All of these vitamins mentioned are essential to the body's normal daily function,  however many people are not getting adequate nutrition through their food intake alone. 

Why is this the case? 
The food of the American diet is more processed than ever before; specifically, the packaged products: bars, cereals, breads, frozen food, esentially everything in the middle isles of the grocery store. Additionally, the fruits and vegetables we grow in America do not have the nutrients in them they used to 100 years ago due to our present farming methods.  So, a multivitamin should just fix this right? With daily consumption of your typical over the counter oral multi-vitamin, the digestive system may still not be able to absorb all of the necessary nutrients and the multivitamin may not have everything that your body needs in it.  Getting IV Vitamin Therapy every week or every few weeks can benefit the entire body with improved vitality and health.

Are there any risks with receiving IV Nutrient Therapy? 
You want to make sure you go to a reputable IV Therapy Center. 
What makes a center reputable you ask? Here are some questions you may want to consider asking:
Do they have well trained staff? Is the facility clean? Are they particular about where they obtain their supplies and nutrients? Do they have a health care professional such as a Physician, Nurse Practioner or Physicians Assistant available for an emergency? If there is an emergency, do they maintain records, know your emergency contact, have a protocal they follow? Do they obtain adequate information about your health and history prior to giving the IV? Was thought put into the formulations of their IVs?  Are they claiming to treat specific medical conditions? If they are, there should be a qualified health care professional there to guide you through the process.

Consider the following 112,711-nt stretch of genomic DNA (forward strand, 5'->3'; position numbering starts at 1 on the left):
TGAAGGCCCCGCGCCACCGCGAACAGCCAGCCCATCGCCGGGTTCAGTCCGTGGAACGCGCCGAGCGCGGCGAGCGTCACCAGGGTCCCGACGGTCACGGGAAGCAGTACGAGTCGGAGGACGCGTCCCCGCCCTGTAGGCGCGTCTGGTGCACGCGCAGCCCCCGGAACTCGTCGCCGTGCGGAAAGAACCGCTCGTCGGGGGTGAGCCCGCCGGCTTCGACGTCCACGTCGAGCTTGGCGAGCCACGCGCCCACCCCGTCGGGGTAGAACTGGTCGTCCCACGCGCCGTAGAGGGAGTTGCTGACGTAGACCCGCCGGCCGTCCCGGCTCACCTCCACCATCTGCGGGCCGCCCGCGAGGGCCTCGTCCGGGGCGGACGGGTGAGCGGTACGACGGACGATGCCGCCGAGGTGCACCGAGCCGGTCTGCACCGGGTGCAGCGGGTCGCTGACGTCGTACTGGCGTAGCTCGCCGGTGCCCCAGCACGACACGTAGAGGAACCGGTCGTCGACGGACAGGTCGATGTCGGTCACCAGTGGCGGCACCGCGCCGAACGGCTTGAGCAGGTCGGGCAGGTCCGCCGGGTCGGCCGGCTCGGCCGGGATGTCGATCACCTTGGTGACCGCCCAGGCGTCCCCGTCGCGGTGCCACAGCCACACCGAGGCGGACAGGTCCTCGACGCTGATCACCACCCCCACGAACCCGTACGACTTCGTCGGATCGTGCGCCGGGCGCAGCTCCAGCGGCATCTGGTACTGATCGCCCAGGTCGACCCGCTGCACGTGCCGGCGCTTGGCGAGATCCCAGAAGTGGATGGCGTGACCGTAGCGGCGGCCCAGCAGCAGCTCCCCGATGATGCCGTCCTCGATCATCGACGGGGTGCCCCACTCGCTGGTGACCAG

If a person is looking for IV Nutrient Therapy as a treatment for a medical condition, it would be best to see a physician first to be evaluated for the specific treatment that will work best for the condition.   These are just some questions and things to consider prior to starting IV Vitamin Therapy. 

Other things to consider: Make sure to tell the staff if you have any allergies. People with allergies may have reactions to some of the nutrients in the IV.  Certain people may also have difficulty processing some of the nutrients and it is important that proper blood tests be performed before receiving high doses of nutrients, particularly Vitamin C.  It's always a good idea to discuss starting an IV Vitamin Program with your physician before starting.